Before we get started, I want to let you know that I'm first going to quickly cover in general what you need to eat and drink to grow healthy blood then go back over each area in greater detail in future Foundations of Health issues. The reason I'm going to do this is so that you can get started immediately with building your own healthy blood.
When we talk about creating healthy blood, we are talking about achieving two things. One is creating healthy red blood cells. The other is making sure that your blood plasma becomes clean and remains clean. That is, free of molds, yeast, bacteria, etc.
So when you think about the raw materials that you are going to use to build healthy blood, you are going to want foods and liquids that not only are good building blocks for your blood but also are such that the environment these raw materials create make it very hard for things like mold, yeast and bacteria to grow and live.
So one of the overriding themes of what should be passing your lips in terms of building blocks is the concept of what happens to the foods and liquids when your body begins digesting them all the way up to when your body is done digesting them. This brings us to the subject of pH.
I'm going to go into more detail about pH in future issues but for now, here's a quick summary of pH and why it's important. PH is a scale that measures how acidic or alkaline a substance is. The scale ranges from 1 to 14 with 1 being very acid, 7 neutral and 14 very alkaline.
Your body functions at its best when, on average, the pH of its internal biochemical environment is equal to 7.4. This is slightly alkaline on the pH scale.
The other reason you want your body fluids to be slightly alkaline is because an acid internal environment allows for bacteria, yeast, mold and other microforms to grow. And as you already know, you don't want these microforms in your blood. You want your blood clean. However, in an acid environment, as these microforms grow they produce wastes from their own metabolism which are also acid. This results in more acid that your body has to buffer.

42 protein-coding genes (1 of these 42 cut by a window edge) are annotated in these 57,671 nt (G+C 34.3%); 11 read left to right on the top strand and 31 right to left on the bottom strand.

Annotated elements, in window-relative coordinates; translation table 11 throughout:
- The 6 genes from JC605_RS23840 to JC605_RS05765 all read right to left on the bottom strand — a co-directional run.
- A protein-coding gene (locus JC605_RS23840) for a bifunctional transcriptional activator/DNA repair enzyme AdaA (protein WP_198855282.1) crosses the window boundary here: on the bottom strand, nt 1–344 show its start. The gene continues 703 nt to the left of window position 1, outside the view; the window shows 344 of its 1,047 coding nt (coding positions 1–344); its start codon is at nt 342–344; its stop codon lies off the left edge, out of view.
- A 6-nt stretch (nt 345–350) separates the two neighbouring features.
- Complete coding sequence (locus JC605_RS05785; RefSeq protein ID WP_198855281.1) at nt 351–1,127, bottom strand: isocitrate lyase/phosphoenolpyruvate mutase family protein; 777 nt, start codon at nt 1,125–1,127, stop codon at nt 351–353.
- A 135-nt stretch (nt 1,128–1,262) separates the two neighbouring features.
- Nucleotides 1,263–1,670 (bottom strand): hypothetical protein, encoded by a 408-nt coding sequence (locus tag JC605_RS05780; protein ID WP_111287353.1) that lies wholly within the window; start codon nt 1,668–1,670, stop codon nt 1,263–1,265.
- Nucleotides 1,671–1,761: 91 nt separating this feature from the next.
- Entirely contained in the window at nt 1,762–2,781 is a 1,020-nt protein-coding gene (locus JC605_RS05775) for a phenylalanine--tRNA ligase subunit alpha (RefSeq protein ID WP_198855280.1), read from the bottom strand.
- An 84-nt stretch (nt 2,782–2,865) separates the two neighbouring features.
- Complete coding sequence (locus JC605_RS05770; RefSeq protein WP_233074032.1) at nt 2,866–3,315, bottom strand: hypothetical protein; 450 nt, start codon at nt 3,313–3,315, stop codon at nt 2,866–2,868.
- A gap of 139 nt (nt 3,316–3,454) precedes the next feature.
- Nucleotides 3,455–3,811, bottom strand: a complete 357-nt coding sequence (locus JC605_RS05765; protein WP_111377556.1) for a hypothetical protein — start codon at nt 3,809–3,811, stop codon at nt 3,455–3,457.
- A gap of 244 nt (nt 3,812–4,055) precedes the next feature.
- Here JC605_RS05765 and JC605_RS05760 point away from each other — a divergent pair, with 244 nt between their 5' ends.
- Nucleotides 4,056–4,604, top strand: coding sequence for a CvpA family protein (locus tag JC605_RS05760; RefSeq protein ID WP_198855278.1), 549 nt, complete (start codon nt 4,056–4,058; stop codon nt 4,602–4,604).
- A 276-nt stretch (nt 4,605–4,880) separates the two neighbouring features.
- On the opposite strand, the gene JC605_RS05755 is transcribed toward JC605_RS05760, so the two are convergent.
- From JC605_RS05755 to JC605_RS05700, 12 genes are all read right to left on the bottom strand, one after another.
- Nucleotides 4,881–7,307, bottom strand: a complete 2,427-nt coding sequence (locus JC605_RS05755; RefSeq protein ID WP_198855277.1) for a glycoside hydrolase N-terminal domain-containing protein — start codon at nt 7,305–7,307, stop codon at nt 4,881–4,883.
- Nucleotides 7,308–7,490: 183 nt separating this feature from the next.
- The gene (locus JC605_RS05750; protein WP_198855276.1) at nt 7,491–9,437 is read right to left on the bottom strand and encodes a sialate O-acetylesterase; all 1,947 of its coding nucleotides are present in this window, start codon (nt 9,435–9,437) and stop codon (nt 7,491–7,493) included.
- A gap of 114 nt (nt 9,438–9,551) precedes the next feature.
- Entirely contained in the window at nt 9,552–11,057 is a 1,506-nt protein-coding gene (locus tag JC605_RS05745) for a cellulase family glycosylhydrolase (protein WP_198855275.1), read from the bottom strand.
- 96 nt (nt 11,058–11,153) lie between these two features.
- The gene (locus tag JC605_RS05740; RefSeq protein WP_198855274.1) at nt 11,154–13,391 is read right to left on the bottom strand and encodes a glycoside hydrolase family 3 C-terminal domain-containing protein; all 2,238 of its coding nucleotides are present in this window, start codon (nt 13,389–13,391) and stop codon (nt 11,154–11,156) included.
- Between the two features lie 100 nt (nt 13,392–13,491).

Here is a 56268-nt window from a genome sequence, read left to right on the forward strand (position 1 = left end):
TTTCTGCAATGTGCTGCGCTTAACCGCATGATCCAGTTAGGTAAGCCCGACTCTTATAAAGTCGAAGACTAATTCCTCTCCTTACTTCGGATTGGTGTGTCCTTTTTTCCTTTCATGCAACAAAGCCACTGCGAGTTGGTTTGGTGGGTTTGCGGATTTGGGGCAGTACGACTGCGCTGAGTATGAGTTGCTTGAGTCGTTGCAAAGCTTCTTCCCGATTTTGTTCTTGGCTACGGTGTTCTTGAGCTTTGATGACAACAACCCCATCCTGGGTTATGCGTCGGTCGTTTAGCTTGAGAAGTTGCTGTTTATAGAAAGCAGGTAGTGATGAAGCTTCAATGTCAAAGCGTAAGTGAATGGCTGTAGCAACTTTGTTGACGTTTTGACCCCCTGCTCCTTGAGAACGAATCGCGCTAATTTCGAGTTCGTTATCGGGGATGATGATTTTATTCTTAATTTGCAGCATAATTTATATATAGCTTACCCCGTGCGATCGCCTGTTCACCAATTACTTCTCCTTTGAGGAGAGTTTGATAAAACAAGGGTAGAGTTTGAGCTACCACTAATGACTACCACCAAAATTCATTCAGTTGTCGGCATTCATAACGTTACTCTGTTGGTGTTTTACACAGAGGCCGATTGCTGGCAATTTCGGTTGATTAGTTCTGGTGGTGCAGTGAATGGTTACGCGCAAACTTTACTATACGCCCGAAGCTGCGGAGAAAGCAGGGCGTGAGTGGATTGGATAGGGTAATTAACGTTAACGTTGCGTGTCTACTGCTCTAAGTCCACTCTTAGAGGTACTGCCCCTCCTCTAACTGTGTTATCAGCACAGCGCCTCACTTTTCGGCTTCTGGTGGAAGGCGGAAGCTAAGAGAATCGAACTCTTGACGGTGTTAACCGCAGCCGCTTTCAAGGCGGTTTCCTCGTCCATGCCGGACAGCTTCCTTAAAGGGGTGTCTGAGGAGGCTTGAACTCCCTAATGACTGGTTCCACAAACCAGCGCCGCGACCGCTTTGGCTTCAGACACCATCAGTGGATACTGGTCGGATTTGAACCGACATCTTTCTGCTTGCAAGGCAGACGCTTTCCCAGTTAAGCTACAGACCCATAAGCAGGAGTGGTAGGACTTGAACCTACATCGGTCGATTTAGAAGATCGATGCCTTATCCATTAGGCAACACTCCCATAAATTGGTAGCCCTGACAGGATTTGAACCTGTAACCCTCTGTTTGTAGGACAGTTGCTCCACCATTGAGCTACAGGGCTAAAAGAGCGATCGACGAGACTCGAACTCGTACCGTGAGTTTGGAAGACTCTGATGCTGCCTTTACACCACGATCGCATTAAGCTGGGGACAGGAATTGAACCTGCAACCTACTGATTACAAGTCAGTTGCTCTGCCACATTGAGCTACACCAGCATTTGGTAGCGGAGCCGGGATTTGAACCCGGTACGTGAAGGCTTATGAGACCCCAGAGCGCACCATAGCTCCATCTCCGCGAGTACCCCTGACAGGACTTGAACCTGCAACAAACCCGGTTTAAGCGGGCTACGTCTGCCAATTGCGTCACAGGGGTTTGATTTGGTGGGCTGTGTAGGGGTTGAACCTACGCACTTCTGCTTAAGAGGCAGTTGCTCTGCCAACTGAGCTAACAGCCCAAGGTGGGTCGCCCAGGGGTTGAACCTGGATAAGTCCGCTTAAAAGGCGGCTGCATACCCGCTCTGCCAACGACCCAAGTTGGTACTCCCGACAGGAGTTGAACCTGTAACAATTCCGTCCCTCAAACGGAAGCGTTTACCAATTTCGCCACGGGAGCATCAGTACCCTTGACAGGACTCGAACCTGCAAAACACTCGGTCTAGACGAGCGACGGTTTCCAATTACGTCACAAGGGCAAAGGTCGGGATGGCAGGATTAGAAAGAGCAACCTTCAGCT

So one of the basics to building good blood is you want foods and liquids that are good raw materials for blood but are at the same time alkaline. Or at the very least neutral, meaning not acid or alkaline.
Here's an example of what I mean. It is clear that you need some fats in your diet because, for one thing, red blood cells need fat (lipids) for their membranes. Now, one source of fat you can get is from animals, such as fat from steak or from cheese for example. Unfortunately, not all fats are the same. Fat that comes from steak is saturated fat which, because it's "saturated" with positively charged hydrogen ions, is extremely acid.
Contrast that with fat from an avocado. This fat is monounsaturated and is actually slightly alkaline. So which source of fat is going to be better for building healthy blood? The answer is obvious; the one that is alkaline. The avocado.
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